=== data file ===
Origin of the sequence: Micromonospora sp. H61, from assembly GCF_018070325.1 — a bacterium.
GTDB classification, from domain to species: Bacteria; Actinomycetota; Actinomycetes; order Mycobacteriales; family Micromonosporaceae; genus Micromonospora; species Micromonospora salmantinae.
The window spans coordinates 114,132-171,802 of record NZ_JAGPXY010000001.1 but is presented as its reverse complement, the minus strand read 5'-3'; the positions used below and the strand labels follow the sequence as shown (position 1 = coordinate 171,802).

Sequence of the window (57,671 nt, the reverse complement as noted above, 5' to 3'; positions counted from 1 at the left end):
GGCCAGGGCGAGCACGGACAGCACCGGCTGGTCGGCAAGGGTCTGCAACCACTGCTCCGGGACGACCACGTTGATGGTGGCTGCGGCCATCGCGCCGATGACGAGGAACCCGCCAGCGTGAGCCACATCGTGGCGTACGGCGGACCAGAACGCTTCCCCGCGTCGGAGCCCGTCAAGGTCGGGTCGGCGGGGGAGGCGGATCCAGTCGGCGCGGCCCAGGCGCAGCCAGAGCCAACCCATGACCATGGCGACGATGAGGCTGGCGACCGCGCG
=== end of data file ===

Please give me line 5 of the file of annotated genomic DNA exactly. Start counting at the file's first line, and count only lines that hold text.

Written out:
GGCCAGGGCGAGCACGGACAGCACCGGCTGGTCGGCAAGGGTCTGCAACCACTGCTCCGGGACGACCACGTTGATGGTGGCTGCGGCCATCGCGCCGATGACGAGGAACCCGCCAGCGTGAGCCACATCGTGGCGTACGGCGGACCAGAACGCTTCCCCGCGTCGGAGCCCGTCAAGGTCGGGTCGGCGGGGGAGGCGGATCCAGTCGGCGCGGCCCAGGCGCAGCCAGAGCCAACCCATGACCATGGCGACGATGAGGCTGGCGACCGCGCG